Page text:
But the work I did as part of the dentsu Diversity, Equity and Inclusion (DEI) Council with my colleagues Nisha Rajamani (Client Partner at Carat) and Danni Wright (CSO at Carat) back in 2021 was vital. We launched a new initiative, a primary carer coaching program – aimed at supporting and mentoring primary carers working for dentsu in returning to work and helping kickstart their career again. To ensure that women did not fall behind in their career progression and that we could increase the number of women in leadership positions.  

This initiative was a gamechanger for me. Now having experienced the program as a mum returning to the workplace, I know how valuable it was for my confidence, my focus and how it helped me re-establish my leadership in my workplace. 

The other initiative that has helped me as I have learned to juggle my commitments and needs as a parent with my ambitions to be the absolute best, I can be in my career is flexible work. 

This does not simply mean the ability to work from home but rather the opportunity to return to work in a part time capacity and flexible hours so I can drop off and pick up my daughter from day care as I need.  

Flexible work is not just a benefit for mums, or even just for women. It is a key part of supporting work-life balance for all people, important for those who are doing some extra study to upskill or those of us needing to get a workout in before coming into the office, to balance mental and physical health or colleagues who might be caring for an elderly parent.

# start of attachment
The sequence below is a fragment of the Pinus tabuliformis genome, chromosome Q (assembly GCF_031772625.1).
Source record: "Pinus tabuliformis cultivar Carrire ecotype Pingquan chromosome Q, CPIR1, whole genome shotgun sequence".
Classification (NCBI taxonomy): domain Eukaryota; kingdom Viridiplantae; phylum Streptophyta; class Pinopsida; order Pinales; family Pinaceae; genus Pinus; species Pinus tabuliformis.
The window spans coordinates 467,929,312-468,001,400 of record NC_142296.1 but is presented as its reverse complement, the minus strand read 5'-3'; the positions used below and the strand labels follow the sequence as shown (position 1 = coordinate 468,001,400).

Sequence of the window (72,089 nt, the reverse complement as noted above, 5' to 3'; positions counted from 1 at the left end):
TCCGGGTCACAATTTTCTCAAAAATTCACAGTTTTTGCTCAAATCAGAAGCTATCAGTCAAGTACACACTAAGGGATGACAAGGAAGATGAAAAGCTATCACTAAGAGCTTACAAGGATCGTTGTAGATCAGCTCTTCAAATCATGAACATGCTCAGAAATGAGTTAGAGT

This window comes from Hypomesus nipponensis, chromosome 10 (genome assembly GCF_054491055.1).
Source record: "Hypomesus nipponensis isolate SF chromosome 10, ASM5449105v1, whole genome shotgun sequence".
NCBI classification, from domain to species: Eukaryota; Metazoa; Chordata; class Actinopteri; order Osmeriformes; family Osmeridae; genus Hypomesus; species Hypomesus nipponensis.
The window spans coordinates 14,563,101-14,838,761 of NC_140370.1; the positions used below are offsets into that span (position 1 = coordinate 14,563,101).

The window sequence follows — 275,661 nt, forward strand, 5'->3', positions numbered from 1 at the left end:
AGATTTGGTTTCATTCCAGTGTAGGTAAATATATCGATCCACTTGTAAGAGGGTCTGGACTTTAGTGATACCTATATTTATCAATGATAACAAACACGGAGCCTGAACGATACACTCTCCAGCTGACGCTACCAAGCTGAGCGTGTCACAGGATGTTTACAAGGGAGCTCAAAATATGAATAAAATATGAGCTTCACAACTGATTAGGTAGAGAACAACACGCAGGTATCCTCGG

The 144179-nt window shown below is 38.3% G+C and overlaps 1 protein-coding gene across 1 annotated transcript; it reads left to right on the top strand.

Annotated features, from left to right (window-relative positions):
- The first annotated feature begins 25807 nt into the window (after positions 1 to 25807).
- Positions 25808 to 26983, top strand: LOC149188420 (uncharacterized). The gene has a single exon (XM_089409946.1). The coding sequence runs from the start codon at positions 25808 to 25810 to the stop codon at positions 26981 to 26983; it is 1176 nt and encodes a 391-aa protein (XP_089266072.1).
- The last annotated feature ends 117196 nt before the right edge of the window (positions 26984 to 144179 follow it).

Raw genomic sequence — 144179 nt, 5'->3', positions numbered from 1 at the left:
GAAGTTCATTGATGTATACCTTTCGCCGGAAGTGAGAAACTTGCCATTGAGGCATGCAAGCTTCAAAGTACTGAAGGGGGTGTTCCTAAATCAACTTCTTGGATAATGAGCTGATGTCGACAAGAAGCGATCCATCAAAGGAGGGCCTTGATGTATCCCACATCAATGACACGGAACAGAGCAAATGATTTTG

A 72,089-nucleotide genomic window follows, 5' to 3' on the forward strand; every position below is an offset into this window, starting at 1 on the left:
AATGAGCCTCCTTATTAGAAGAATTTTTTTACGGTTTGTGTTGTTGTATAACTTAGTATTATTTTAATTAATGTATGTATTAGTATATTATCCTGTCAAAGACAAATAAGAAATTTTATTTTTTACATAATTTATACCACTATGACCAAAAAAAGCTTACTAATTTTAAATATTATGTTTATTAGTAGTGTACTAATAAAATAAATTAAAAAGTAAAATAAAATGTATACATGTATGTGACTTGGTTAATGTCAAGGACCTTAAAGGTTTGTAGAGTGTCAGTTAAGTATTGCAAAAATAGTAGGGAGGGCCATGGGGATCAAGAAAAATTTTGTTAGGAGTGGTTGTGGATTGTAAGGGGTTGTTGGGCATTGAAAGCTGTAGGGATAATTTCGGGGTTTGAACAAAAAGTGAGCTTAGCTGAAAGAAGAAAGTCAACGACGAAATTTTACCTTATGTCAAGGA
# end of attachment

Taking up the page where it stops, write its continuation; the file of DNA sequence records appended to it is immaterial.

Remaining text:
Flexible work is something agencies are starting to prioritise, as are other programs and initiatives designed to retain women in the workplace after they take a career break. 

But if we look at the recently released Workplace Gender Equality Agency’s Employer Census for 2022-23, the picture the stats create suggests more needs to be done. 

Only 22% of CEOs are women, 42% of managers are women and 30% of women work part-time. Of those part time workers 7% are in management roles, suggesting that there is still a glass ceiling when it comes to attitudes around part-time workers being viewed as real, viable options for management and leadership positions. 

The big challenge for the media and advertising industry is to start to actively interrogate how we can make job sharing and part time positions work more effectively to keep people in this industry. How do we train leadership to support people that would benefit from a job share or part time position and how do we create a workplace where we can have conversations around how that affects the broader team? 

But this is not just up to us on the agency side.  

It is integral that our partners and clients join us on this journey as being able to work flexibly means more parents are retained and return to the industry; we can attract a broader range of people to our wonderful industry and not lose them if life throws a mountain in their way.  

I have been back at work for eight months now, integrating my work identity back into the person I have become, following the birth of my daughter. It is as though I am constructing the new Bonnie, and it is something I do have to focus on – an iterative experience, and like the metaverse and AI, this too will change as my daughter grows up and my ambitions at work continue to evolve. 

I must remember to not sell myself short. Businesses should invest in women, in parents and in people. Do not count us out. Invest in Women and Accelerate progress for all.